Several weeks ago Wayne and I had the fantastic opportunity to attend Bele Chere in Asheville. This was by far the largest festival we’ve participated in to date and we didn’t have any idea what to expect. It turned out to be three full days of art, craft, people, yummy food, and (bonus!) dogs.
Let me start by saying Bele Chere definitely draws a crowd! For most of the event, there were people as far as you could see.
We were excited to visit with customers. Some we knew, most we did not, but we love the opportunity to meet new folks! We also got to visit a bit with Pennywishes. They live in Asheville and stopped by to say hello.
Taking in the festival itself was a bit overwhelming. They close off several streets downtown and Bele Chere ends up sprawling with booths and vendors running down all the side streets. As with any large festival, intermixed throughout were performance artists.
(The Big Nasty is pictured above. They play jazz and were pretty amazing.)
And a guy who was doing both:
For the kids there were smurfs…
…and very cool paper hats.
(thanks to the kind mom who let me take a picture of her adorable daughter sporting her hat)
And there was an endless supply of food. All the typical festival style food and a whole section at Pack Square called the Taste of Asheville.
I, of course, spent a good bit of the first day wandering around. The booth wasn’t busy yet, so I had some time and used it quite wisely taking pictures of a selection of my favorite artists.
Rocky Green makes amazing hand hewn bowls. He was braving the heat and working on one outside the booth while people wandered by.
How gorgeous are these?
Gnarled Tree crafts Didjeridoos which he kindly played for me. I want one. No clue why and I would have absolutely no use for one, but I think they are a fun instrument. The booth stayed quite busy as he was teaching people how to play.
The juried art section was full of talented folk. I was drawn to Cindy Anderson’s booth specifically. What an amazing imagination she has. On her web site, she refers to these as “oddities” and I think they are aptly named. I loved looking at her work – beautiful and fun, but slightly dark (forgive the shadows…I wandered over at the wrong time of day).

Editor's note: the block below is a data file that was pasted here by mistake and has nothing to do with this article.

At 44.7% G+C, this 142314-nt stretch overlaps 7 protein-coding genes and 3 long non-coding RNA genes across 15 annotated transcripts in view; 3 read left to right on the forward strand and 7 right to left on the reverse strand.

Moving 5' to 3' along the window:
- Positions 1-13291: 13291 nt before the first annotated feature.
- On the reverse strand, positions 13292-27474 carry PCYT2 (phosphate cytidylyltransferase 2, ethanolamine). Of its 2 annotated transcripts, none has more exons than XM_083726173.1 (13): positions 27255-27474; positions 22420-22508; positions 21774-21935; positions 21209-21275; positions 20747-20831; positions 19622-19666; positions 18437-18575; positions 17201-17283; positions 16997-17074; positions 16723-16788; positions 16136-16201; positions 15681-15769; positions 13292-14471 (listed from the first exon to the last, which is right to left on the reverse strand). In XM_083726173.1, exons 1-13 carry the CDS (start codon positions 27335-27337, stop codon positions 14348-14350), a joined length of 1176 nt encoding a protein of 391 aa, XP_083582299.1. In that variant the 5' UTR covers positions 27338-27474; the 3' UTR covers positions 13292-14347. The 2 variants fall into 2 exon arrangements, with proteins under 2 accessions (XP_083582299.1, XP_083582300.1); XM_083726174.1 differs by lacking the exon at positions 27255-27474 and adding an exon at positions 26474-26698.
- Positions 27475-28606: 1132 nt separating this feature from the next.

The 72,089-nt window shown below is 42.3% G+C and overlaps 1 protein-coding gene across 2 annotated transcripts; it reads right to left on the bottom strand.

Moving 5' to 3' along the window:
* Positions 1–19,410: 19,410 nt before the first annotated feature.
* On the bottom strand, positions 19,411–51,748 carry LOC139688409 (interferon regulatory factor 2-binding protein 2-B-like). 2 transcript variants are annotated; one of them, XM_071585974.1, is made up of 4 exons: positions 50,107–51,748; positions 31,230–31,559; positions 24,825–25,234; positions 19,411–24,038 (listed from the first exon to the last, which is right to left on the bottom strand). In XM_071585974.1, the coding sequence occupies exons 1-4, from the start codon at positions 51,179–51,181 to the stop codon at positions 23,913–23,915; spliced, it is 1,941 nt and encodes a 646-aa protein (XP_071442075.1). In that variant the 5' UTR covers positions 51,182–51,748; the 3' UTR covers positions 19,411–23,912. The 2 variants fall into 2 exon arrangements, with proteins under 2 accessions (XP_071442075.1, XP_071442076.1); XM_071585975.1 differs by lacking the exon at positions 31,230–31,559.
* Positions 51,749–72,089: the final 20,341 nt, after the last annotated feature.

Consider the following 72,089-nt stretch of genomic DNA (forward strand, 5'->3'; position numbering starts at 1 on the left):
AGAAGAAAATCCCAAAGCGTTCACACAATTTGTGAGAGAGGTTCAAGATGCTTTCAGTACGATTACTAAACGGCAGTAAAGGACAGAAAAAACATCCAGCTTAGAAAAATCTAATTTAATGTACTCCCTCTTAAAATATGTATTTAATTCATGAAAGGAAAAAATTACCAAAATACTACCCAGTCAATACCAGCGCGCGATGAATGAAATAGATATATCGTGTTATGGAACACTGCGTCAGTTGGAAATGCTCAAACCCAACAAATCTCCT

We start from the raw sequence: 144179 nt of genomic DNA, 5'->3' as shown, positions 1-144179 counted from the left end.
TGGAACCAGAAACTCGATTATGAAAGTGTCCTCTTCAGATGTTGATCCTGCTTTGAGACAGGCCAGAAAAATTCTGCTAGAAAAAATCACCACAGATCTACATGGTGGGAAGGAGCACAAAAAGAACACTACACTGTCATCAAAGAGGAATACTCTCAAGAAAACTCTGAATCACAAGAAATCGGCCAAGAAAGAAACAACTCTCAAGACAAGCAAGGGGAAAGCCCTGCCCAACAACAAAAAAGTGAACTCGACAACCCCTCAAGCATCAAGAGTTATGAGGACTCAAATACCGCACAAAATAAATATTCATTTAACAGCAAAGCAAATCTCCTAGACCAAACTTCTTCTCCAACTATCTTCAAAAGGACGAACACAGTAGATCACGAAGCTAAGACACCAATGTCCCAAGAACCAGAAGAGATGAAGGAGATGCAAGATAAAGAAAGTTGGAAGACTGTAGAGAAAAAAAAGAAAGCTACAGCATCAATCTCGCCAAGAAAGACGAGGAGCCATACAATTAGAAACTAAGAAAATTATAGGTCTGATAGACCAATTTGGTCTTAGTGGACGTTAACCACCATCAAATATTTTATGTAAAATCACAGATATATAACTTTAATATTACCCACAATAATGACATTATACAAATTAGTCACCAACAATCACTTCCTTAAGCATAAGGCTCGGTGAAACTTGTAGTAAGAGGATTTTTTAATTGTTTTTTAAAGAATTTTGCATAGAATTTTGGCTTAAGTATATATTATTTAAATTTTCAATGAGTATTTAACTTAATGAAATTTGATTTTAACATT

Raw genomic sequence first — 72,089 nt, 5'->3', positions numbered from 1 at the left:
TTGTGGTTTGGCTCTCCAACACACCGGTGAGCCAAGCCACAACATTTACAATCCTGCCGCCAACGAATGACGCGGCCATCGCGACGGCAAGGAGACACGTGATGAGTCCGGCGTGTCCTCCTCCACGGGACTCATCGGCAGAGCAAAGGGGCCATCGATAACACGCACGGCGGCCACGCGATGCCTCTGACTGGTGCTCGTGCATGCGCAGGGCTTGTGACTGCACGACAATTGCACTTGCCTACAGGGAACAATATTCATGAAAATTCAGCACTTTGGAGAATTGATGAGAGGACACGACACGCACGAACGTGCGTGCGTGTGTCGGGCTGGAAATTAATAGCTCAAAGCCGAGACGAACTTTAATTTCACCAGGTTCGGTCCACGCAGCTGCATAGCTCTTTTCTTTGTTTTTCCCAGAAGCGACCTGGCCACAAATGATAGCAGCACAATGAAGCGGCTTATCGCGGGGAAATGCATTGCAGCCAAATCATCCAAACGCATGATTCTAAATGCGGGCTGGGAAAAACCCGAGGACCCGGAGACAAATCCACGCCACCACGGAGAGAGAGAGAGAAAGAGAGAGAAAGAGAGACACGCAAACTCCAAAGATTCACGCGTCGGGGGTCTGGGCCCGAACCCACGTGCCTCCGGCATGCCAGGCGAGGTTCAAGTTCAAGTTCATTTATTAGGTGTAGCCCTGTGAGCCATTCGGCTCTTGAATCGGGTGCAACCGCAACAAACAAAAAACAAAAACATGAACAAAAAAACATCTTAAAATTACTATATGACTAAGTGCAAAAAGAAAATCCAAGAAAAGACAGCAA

Randomly, there was someone selling Bonsai.
And, for the favorite pooch in your life, there was a bone bar.
Karen Smith has gorgeous jewelry. I have to lay off my earring collection (it’s getting a bit out of control), or I would have probably brought something home.
My favorite booth by far belonged to Michelle Mardis. The painting below is what first attracted me and (believe it or not) it was on the BACK of her booth. She accepts commissioned work (there may be a waiting list) and will paint your pet from a photo. She sells originals and small prints as well.
I treated myself to two purchases. The first was a bag from the talented Nikita Lynn. From what I understand, she travels to India periodically and has the bags made while paying fair wages to women. Aside from that, they are beautiful!
I also bought another instrument. We own a few ukes and have been slowly learning to play. I saw a few people carrying an instrument that caught my eye and managed to finally track down them down (thanks for Evelyn and LaChristian for the help!). Below is Aaron. He and his father handcraft the Woodrow – a string instrument that is a cross between a banjo and a dulcimer. It is very easy to play and I’ve had fun with it already.
My saddest moment (yep, I managed to have a very sad moment at a festival….) was when I returned from wandering to have Wayne tell me I missed a flashmob!! I’ve have been dying to see one in person. As Wayne will attest, planned spontaneity is right up my alley and I am in love with the idea of flash mobs. It apparently happened at the intersection close to us and Wayne was able to catch some of it while helping customers.
Instead, I got to watch a zumba class. Not quite as fun, but interesting all the same.
There were no shortage of Asheville moments, most of which I was just too shy to try to photograph. One slightly shocking thing for me was the sheer number of preachers. They were on every corner and some were bordering on rude. Several Asheville-ians (never afraid of confrontation) got involved. You may have to click on the picture below to fully appreciate it.
One of my favorite parts of the festival was the Air Dog competition. They set up a dock and a large pool and owners were throwing toys into the pool. The dogs would run down the deck, jump, fetch the toy in the water, and swim back to a ramp. Some of the dogs, like the one below, would run off the dock and sail through the air, retrieve the ball, and return no problem. One or two would run down the dock and come to a complete stop. They would stare at the toy, then stare at their owner. It was adorable. The crowd would usually try to urge the dog to jump and several would literally just step off the dock into the water.
The funniest thing to see what the english bulldog. It was as you would imagine it. The dog would jump, and sink. He was wearing a life preserver just to stay a float while his little legs tried to pull him through the water.
The trials went on several times a day Friday and Saturday and ended Sunday afternoon when the top dogs from the weekend jumped. I believe the winner jumped 25 feet!
Between the food, the performance art, the music and the vendors, the crowds really shouldn’t have been a surprise. I’m hopeful that we’ll be able to participate again next year. It was definitely a good time. Even if we don’t, I think we’ll likely attend just for the fun.